Register for the course blogComplete course registration surveySubscribe to Posts and Comments RSS feedsDownload Problem Set 1

1

1

3

4

Slide20

Assignments

Reading: mostly from

Sipser

, some additional readings later

Problem Sets

(7): PS1 is posted now, due Tuesday, Feb 2

Exams (2 + final

):

First exam will be in-class March 2, one page of notes allowed

Second exam will (probably) be take home, April 8-13

Final exam

Slide21

Honor Code

Please don’t cheat!

If

you’re not sure if what you are about to do is cheating, ask first

Collaboration on problem

sets

: “Gilligan’s Island” collaboration

policy (described on PS1 handout)

Encourages discussion in groups, but ensures you understand everything yourself

Don’t use

found

solutions

Exams:

work

alone

Exam 1:

in-class, one

page of notes allowed

Slide22

Late Policy

Slide23

Slide24

My Goals for the Course

Charles Babbage’s Brain

Slide25

Definitions and Proofs

Slide26

Language of Computer Science

SetsNatural NumbersStringsLanguages

What makes a good definition?

Slide27

Defining the Natural Numbers

Ellipsis definition: N = {1, 2, 3, ...}

Theorem: There is no largest natural number.

Proof:

The meaning of “...” goes on forever.

Slide28

Defining the Natural Numbers

Recursive definition:Base: 1 is a natural numberInduction: if i is a natural number, i +1 is a natural number

Theorem: There is no largest natural number.

Proof:

Suppose there is some largest natural number

x

.

By the induction part of the definition,

x

+1

is a natural number. Since

x

+1 >

x

, no such

x

exists.

Slide29

What is a Proof?

An argument that a statement is true that is convincing to a “reasonable” person

Mathematical proofs are convincing if they follow established techniques:

Proof by Contradiction

Proof by Construction

Proof by Induction

Proof by Reduction

Slide30

Proof by Contradiction

Assume the logical opposite of the statement.Show it leads to a contradiction.

Theorem: There is no largest natural number.

Proof by Contradiction: Suppose there is some largest natural number x.By the induction part of the definition, x+1 is a natural number. Since x+1 > x, no such x exists.

What are all the (unstated) assumptions in this proof?

Slide31

Proof by Induction

To show something is true for an infinite set of objects:Define the set recursively (often assumed, but important to be explicit)Show the property is true for the base caseShow that the induction case preserves the property: assume it holds for incoming objects prove it holds for created objects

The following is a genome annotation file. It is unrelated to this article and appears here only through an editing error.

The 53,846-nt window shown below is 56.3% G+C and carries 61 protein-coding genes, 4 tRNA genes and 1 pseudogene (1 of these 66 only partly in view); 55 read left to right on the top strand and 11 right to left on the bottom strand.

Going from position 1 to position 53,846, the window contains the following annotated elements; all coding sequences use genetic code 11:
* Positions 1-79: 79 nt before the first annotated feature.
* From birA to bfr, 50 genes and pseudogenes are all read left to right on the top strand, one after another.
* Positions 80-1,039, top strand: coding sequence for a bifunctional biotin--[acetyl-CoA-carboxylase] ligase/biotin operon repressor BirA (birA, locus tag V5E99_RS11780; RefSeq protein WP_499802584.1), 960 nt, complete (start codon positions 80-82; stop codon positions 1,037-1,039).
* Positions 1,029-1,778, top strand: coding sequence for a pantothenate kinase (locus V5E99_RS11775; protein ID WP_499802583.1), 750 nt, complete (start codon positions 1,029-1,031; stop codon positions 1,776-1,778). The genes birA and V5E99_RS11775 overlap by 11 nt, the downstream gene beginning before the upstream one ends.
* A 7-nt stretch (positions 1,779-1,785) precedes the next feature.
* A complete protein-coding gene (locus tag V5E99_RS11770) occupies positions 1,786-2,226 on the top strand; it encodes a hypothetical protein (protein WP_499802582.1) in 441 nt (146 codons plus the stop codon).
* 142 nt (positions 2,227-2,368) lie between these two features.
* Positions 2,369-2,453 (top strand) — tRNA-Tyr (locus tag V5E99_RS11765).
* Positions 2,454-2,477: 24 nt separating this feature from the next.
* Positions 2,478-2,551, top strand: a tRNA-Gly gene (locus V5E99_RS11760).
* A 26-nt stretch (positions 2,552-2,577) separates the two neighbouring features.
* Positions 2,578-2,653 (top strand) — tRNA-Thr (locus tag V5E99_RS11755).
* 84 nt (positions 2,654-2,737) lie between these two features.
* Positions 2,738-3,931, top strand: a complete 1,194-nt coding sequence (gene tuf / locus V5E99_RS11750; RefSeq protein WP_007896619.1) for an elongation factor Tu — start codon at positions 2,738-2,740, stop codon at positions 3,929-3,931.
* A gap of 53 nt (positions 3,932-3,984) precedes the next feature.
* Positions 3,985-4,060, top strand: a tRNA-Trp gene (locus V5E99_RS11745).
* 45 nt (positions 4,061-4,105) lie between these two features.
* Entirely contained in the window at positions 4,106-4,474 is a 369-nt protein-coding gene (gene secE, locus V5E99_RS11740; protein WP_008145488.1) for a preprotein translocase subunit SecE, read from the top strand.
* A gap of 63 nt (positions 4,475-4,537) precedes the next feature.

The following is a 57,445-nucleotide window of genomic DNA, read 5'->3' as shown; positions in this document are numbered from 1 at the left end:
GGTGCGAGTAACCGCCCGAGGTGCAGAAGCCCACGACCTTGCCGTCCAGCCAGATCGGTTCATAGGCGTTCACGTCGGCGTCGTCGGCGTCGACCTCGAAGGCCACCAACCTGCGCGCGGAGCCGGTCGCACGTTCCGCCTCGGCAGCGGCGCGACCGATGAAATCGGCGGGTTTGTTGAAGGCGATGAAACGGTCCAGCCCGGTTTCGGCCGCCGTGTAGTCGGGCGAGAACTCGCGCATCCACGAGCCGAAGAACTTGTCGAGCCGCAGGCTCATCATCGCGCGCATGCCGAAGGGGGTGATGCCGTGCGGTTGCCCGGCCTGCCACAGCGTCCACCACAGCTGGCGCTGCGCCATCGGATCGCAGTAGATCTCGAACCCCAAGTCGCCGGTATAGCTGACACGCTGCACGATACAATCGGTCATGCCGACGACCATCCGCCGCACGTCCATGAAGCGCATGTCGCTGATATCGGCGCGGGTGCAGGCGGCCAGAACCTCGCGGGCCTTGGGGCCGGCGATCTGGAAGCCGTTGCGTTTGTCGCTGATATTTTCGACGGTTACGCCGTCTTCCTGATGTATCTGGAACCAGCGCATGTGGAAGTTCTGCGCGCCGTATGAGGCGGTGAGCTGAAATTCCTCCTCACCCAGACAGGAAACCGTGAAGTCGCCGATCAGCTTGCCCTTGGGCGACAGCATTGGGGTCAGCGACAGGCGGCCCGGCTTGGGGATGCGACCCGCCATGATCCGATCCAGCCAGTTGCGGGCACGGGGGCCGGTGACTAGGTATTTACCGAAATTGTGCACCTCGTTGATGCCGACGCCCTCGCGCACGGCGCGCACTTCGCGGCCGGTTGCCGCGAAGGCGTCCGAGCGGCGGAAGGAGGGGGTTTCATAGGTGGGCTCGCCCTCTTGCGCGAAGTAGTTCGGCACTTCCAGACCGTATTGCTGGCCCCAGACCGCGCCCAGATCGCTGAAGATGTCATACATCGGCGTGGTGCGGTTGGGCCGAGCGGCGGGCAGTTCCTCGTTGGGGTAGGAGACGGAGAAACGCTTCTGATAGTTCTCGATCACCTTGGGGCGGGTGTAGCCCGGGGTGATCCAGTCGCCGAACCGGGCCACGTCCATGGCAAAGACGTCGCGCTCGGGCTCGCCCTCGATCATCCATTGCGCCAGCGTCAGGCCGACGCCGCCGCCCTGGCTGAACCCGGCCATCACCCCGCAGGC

This is a form of Deductive reasoning, not Inductive reasoning!

Slide32

Theorem:

The sum of two natural numbers is a natural number.

Slide33

Natural Numbers:Base: 1 is a natural numberInduction: if i is a natural number, i +1 is a natural number

Theorem: The sum of two natural numbers is a natural number.

The

sum of two natural numbers,

A + B

, is a natural number.

Proof:

By

induction on the value of

B

:

Base case:

B

= 1

.

By the definition, since

A

is a natural number,

A

+1

is a natural number.

Induction case:

B

=

i

+ 1

for some natural number

i

.

Induction

hypothesis:

A +

i

is a natural number.

Since

A +

i

is a natural number,

A +

i

+ 1 =

A

+

B

is a natural number.

Slide34

Set A group of objects. Base:  (the empty set) is a set Induction: if S is a set, adding one object to S produces a set.Alphabet A finite set of symbolsString A sequence of symbols from an alphabet,  Base:  (the empty string) is a string Induction: if s is a string, and a, sa is a stringLanguage A set of strings

In CS theory, this is the definition of a language.

Slide35

Proofs about Strings and Languages

Prove there is no longest string.Prove the set of strings is closed under concatenation.

Prove these two languages are the same:

A

= [

ab

]*

B

is defined by:

 

B

if

s

B

then

s

a

B

and

s

b

B

Slide36

Charge

Before Sunday: Register for course blog, submit survey, subscribe to RSS feedsBefore Tuesday: Read Sipser Chapter 0 and Section 1.1 Start Problem Set 1

I have office hours now.

Slide37